Over the summer, as we are on break, I have asked members of our team to if they wanted to write a guest blog. This article is written by our member, Eva Chapman. Enjoy!
5 Things that Make Handy Voices Special
Everyone is accepted for who they are
At Handy Voices, everyone is welcome. disability, sexual orientation and even signing ability don’t matter because our wonderful leader, Christine, makes sure that everyone feels welcome and supported to join in.
I started Handy Voices with almost no sign language knowledge but through learning songs and doing bits of grammar and vocabulary in our weekly sessions, I now feel much more confident when I stand up and sign in front of an audience – so confident that I recently performed my first solo!
‘Perfect’ doesn’t matter
We work hard at what we do, but at no point does anyone expect you to get it all right. We mess up a lot, including in performances, and that’s okay because Handy Voices creates an environment where it’s not about how well you do, but whether you tried your best.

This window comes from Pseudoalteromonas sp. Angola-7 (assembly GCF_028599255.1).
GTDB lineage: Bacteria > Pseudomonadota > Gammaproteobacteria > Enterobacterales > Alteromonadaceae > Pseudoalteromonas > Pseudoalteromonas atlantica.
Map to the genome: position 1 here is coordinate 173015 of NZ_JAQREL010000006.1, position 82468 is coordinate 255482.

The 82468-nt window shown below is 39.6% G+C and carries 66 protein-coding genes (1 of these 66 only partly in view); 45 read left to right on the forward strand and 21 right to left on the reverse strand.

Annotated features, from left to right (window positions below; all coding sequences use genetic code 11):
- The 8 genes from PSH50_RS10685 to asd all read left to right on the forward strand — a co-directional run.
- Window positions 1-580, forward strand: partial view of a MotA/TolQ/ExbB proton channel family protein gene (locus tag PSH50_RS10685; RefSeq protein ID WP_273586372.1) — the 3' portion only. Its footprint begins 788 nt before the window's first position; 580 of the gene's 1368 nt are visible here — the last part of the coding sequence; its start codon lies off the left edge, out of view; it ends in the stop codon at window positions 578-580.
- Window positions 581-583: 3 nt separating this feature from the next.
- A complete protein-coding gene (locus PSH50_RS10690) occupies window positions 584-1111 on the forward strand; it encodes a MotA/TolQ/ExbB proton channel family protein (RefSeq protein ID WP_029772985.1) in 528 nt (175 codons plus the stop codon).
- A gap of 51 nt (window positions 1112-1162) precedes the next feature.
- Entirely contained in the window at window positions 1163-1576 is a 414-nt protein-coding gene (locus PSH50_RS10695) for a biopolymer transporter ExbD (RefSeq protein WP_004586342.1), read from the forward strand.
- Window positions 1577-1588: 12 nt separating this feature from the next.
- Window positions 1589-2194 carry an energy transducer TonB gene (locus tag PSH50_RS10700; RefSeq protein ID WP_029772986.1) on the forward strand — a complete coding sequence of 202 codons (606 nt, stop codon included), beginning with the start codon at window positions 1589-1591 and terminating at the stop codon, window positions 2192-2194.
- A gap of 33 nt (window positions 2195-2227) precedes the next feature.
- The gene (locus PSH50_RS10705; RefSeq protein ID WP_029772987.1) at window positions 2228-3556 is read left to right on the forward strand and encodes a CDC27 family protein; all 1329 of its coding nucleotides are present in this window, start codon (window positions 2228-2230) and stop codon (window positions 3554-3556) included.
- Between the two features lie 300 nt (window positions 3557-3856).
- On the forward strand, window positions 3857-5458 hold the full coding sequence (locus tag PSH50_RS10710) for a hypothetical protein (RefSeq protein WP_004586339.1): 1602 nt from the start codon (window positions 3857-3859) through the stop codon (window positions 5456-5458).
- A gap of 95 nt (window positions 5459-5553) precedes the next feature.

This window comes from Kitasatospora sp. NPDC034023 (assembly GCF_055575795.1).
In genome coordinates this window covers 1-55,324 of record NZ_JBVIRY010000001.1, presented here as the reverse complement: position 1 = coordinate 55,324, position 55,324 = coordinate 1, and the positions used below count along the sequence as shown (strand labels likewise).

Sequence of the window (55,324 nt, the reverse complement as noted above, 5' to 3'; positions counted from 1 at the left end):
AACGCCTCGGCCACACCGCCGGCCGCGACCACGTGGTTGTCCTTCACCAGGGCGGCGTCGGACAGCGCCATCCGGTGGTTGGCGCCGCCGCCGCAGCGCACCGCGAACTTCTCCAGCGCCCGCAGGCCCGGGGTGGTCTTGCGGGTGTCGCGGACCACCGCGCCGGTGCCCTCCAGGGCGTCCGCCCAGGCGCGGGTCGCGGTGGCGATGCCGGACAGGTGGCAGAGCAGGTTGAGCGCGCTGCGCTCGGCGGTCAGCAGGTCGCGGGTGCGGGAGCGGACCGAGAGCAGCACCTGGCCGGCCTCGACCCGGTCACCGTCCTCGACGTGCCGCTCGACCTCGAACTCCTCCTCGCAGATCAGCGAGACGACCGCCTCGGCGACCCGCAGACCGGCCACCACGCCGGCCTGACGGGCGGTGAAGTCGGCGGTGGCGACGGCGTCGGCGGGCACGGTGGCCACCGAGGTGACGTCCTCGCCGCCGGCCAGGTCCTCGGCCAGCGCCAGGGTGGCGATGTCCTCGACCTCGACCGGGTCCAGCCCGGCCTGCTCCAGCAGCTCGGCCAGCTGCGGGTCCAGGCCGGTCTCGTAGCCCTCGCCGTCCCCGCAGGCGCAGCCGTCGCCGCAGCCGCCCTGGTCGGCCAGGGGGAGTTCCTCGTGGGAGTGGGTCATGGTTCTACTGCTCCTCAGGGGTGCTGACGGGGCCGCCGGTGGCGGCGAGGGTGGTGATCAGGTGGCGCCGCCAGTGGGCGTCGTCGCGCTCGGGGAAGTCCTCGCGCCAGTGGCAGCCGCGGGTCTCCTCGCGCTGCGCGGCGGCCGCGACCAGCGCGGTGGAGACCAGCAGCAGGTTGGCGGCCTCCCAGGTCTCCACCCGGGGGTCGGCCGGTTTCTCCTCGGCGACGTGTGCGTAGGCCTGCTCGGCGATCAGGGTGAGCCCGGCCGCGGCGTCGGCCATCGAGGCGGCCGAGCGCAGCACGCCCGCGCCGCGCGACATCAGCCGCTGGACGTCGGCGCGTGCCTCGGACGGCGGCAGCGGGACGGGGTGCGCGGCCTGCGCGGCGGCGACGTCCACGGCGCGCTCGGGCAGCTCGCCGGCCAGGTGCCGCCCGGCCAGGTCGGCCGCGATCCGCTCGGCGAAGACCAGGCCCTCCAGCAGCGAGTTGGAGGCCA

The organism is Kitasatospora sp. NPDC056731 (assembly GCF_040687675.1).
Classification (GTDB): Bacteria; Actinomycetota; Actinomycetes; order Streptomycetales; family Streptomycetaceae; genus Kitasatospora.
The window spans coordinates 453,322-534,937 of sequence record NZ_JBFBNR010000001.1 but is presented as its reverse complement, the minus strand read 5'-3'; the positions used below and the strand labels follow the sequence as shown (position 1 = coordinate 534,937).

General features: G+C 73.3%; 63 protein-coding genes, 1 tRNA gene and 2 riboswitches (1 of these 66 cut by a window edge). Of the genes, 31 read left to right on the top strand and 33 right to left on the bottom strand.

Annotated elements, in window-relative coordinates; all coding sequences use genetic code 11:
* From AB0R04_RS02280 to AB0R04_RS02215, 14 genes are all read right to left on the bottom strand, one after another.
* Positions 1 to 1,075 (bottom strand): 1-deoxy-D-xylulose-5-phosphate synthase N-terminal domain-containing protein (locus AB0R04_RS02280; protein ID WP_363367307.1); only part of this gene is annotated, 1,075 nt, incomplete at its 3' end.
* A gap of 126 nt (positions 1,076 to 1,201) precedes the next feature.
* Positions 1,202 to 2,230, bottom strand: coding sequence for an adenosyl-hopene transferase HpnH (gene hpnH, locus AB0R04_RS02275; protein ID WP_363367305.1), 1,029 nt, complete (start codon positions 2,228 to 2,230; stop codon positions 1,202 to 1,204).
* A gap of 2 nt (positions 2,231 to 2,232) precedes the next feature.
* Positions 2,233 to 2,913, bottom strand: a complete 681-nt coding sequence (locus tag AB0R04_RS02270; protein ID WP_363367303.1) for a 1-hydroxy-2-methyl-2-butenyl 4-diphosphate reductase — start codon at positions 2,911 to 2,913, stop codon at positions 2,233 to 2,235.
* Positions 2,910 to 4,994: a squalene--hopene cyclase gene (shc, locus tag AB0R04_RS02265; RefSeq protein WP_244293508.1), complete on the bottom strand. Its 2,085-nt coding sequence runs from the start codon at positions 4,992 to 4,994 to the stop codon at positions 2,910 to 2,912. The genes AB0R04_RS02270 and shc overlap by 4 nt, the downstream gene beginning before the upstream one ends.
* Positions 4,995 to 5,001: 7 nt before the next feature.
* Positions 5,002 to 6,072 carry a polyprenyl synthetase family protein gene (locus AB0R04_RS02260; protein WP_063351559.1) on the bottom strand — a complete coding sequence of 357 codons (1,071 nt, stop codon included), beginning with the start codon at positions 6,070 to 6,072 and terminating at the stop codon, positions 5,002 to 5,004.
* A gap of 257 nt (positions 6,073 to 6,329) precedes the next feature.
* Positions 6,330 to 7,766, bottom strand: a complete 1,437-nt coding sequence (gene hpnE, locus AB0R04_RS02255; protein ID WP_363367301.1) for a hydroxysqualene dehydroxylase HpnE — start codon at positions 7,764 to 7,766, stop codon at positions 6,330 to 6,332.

Music can be for everyone
Other choirs allow their members to get involved in the music they make depending on how good their singing voice is, how well they can read music and if they can hear. At Handy Voices, I have learnt that music really can be for everyone and you don’t need the ability to hear or sing to enjoy it. I love music in all its forms and, for me, re-creating songs visually in BSL has opened up a whole new way of experiencing music.
We care about the whole person
We always start our sessions by checking in with each other, so that we are up to date with what’s going on in each others’ lives. This makes Handy Voices one of the most special groups I have been involved in, because it is a place where I can go to share how I’m feeling and what’s been going on with me, whether it’s good or bad. We support each other through difficult times and celebrate with each other when things go well, which is so important to me.
We are a family
Once you join, you’re in for life. I joined Handy Voices when I had finished university and started working in Oxford. Lots of my university friends had moved away, I was working at a new company and living with people I didn’t know. I am so grateful to my Handy Voices friends for welcoming me with open arms, laughing with me every Monday and becoming my Oxford family!
Handy Voices Signing Choir meets on Monday nights from 7:15pm-9:00pm at the Oxford Deaf and Hard of Hearing Centre in Oxford. All are welcome. More information can be found here.